“Adrien Brody,” Adrien Brody, and Adrien Brody’s Nose: A Response to Tao Lin’s Response to “Tumblr
By Rae Bryant
January 02, 2012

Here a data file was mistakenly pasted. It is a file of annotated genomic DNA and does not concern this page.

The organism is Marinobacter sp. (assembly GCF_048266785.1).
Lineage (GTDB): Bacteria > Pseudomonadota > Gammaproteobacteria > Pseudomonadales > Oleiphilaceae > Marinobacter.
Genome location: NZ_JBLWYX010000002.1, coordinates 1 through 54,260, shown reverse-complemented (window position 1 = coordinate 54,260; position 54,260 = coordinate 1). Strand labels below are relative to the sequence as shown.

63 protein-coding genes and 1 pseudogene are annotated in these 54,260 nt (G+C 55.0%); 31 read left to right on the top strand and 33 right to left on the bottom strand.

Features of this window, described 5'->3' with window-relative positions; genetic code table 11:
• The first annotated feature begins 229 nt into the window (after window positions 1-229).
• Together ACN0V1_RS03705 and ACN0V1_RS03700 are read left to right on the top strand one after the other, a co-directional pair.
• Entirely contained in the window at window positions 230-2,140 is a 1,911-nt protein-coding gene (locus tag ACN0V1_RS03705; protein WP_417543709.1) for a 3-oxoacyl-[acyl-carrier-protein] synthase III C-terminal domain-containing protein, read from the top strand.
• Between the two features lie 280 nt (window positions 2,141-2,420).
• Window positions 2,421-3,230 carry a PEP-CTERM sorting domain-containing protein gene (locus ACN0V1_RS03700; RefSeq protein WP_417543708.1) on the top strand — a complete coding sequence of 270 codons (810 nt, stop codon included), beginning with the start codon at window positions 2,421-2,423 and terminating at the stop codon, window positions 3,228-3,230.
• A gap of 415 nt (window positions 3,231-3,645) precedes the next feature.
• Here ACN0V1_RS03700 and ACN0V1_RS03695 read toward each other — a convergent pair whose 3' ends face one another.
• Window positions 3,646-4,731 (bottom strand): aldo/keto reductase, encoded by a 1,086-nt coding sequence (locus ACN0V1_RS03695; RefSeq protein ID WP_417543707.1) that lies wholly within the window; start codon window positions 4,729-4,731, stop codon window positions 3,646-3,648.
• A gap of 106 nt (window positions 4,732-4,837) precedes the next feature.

Before attempting to delve into the annals of critical theory, first I must comment on the title, “Adrien Brody,” because I adore Adrien Brody, the actor. I find him and his nose intriguing. I like the shadow-facets of his characters, and how he can bring a full body of darkness to his “good” characters. For this reason, Marie Calloway’s story, “Adrien Brody” (MuuMuu House), spoke to me from the title alone. I also like the aesthetics of modern technology within the landscapes of fictional narratives. I like when writers experiment with this and find new ways to creatively tell a story. I applaud writers who divulge themselves and others in a “real” sense. They are called journalists, memoirists, creative nonfiction writers, and they are to be celebrated when their crafts are true and their intentions are bigger than themselves. Likewise for a fiction writer, the intentions must be equally rigorous, true, and focused on the story. Always the story. To write any other way is masturbatory and easy and pedestrian and sloppy. And when a writer finds herself between the categories of the real and the imaginative, the possibilities are exciting, such as when a writer represents herself as a character within her own narrative—but here there is a backdoor danger. She opens herself for reader responses, not only to her story and craft, but also to her personally, as an entity aside from her art, and this is the place where academic objectivism becomes gray, where critical responses, perhaps more so than in other venues, lose the “gentleman’s code.” Apparently, the code has been lifted in response to “Adrien Brody,” as the code has been lifted for many online debates over form and style and story and writer “legitimacy.” Is it a case of digital diarrhea? Have we lost our good manners when responding to works because it is simply too easy to write whatever pops into our minds and then quickly click ‘send’? Is this an excuse?